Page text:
Police said on Thursday they had detained 16 suspects in connection with the torching of the Church of the Multiplication at Tabgha, on the Sea of Galilee, which was set ablaze early that morning. The group was released a few hours later.
Many of those detained were said to be minors, all from Jewish settlements in the Samaria region in the northern West Bank, including 10 from Yitzhar, which is known as a bastion of extremists. The group had apparently been spending time in the nearby Ein Hokuk spring.
“In an area near the church, 16 youths were detained for investigation in order to check their involvement in the incident before dawn,” police spokeswoman Luba Samri said in a statement, referring to the Church of the Multiplication at Tabgha in northern Israel.
“All 16… were released, with no conditions attached, after being interviewed and giving statements,” she added in a subsequent statement.
Firefighting crews successfully doused the blaze and two people who were in the building suffered minor smoke inhalation. No significant damage was inflicted to the church itself, as the fire raged mainly on the roof. Some damage was caused to a book storage room, offices, and an event hall.
Interior Minister Silvan Shalom earlier Thursday voiced his outrage at the attack in a phone call to the church leader, Father Matthias Karl, and promised that his ministry would do all it could to bring the perpetrators to justice.
“A hate crime like this is unbelievable and unacceptable,” he said. “I apologize personally and on behalf of the state for this extremist attack.”
In an entrance corridor of the building, which is believed by Christians to be the site of Jesus’s miracle of multiplying two fish and five loaves to feed 5,000 people, Hebrew graffiti was found, reading, “The false gods will be eliminated” — a quote from the Aleinu prayer.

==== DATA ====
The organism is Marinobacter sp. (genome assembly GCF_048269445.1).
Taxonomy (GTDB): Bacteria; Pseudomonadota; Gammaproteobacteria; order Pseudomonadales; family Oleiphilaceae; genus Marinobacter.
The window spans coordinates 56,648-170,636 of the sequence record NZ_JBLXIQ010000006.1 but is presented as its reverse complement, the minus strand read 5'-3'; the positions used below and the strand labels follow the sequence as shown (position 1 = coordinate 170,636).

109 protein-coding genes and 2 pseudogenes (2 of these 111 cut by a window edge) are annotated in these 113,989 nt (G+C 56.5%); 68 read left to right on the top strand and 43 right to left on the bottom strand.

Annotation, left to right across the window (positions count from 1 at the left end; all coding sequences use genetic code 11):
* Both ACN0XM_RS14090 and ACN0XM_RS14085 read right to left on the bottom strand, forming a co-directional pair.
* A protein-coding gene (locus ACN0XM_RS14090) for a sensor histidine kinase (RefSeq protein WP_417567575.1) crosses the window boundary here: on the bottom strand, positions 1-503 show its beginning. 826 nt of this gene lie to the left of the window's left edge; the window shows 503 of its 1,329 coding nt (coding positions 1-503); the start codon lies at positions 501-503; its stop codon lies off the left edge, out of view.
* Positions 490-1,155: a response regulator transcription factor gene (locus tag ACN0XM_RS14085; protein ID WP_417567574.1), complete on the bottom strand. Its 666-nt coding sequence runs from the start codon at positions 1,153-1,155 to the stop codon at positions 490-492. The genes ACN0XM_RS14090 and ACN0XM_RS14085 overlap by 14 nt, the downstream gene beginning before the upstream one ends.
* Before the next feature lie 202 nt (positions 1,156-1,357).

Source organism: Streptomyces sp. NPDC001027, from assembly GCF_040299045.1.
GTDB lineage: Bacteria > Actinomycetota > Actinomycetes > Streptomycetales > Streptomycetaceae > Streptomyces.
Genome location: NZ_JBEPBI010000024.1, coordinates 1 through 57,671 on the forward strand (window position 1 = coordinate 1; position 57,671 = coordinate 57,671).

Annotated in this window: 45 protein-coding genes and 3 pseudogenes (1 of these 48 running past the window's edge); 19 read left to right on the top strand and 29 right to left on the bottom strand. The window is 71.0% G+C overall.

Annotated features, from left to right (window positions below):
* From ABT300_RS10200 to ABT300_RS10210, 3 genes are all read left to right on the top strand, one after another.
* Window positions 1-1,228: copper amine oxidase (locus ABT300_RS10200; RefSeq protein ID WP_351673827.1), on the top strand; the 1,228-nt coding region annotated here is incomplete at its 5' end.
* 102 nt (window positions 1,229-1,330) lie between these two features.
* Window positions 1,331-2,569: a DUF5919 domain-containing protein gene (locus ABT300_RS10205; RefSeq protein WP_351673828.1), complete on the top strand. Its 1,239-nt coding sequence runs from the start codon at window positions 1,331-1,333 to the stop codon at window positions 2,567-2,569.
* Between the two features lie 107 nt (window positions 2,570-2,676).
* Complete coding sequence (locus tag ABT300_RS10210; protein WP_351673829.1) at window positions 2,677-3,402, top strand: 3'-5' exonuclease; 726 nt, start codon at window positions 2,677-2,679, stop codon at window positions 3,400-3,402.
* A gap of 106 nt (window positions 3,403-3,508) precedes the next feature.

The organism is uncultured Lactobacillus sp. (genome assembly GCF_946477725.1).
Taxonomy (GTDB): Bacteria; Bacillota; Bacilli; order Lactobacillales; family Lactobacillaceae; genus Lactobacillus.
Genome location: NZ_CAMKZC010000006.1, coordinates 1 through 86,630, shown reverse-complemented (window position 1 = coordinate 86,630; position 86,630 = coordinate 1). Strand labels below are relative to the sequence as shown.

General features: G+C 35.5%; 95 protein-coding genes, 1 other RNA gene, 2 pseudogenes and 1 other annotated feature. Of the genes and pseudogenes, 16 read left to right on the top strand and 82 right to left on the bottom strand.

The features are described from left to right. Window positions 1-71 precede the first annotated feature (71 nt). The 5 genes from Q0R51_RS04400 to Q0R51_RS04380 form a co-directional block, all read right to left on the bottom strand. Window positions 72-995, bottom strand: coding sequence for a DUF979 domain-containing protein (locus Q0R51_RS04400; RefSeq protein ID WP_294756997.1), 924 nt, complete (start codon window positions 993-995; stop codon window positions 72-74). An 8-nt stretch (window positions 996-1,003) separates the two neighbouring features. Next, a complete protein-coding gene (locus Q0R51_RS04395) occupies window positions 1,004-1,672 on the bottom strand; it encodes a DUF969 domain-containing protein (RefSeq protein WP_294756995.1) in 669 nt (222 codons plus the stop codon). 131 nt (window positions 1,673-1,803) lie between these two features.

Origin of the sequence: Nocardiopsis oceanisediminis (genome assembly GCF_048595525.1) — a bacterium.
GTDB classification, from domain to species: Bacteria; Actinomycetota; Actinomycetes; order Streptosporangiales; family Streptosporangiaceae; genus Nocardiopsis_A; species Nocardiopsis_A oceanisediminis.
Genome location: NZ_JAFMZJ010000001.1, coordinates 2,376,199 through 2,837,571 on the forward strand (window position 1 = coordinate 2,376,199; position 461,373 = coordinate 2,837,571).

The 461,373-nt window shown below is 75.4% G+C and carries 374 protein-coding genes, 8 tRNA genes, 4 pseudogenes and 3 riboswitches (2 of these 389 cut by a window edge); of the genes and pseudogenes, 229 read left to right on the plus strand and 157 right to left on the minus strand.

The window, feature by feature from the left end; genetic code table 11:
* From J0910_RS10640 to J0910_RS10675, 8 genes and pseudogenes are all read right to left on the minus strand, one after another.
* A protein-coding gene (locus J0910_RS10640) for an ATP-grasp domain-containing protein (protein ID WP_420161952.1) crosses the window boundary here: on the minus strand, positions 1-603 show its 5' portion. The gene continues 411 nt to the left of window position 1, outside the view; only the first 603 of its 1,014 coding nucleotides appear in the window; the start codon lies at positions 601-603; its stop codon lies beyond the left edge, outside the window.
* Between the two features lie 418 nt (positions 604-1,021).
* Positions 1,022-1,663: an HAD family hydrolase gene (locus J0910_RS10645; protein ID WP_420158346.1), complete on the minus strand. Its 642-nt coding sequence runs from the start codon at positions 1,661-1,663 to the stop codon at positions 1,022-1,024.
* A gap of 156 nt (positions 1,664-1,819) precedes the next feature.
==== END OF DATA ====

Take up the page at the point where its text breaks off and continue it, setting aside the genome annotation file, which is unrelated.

The church, which is run by the Catholic Benedictine Order, is best known for its fifth-century mosaics, including one depicting two fish flanking a basket of loaves.
Public Security Minister Gilad Erdan also denounced the incident.
“This is a cowardly and vile act that I vigorously condemn,” he said. “We will not allow anyone to shake the coexistence between religions and ethnic groups in Israel. It is a blow to the principles of tolerance between religions and a blow to the most essential values of Israel, and we will show no patience for these kinds of acts.”
MK Zouheir Bahloul (Zionist Union) appealed for swift action to prevent the incident from causing tensions between religious groups in Israel. “The torching of the church is shocking and directly threatens the democratic nature of Israel,” he said.
Right-wing Jewish extremists have in the past carried out numerous arson and graffiti attacks against Christian sites, as well as against Arab property in the West Bank and Jerusalem, under the “price tag” slogan.
The term “price tag” is used by Jewish extremists to describe vandalism or attacks typically carried out against non-Jews or their property, ostensibly as retribution for Palestinian attacks or Israeli government actions deemed contrary to settler interests.
Times of Israel staff and AFP contributed to this report.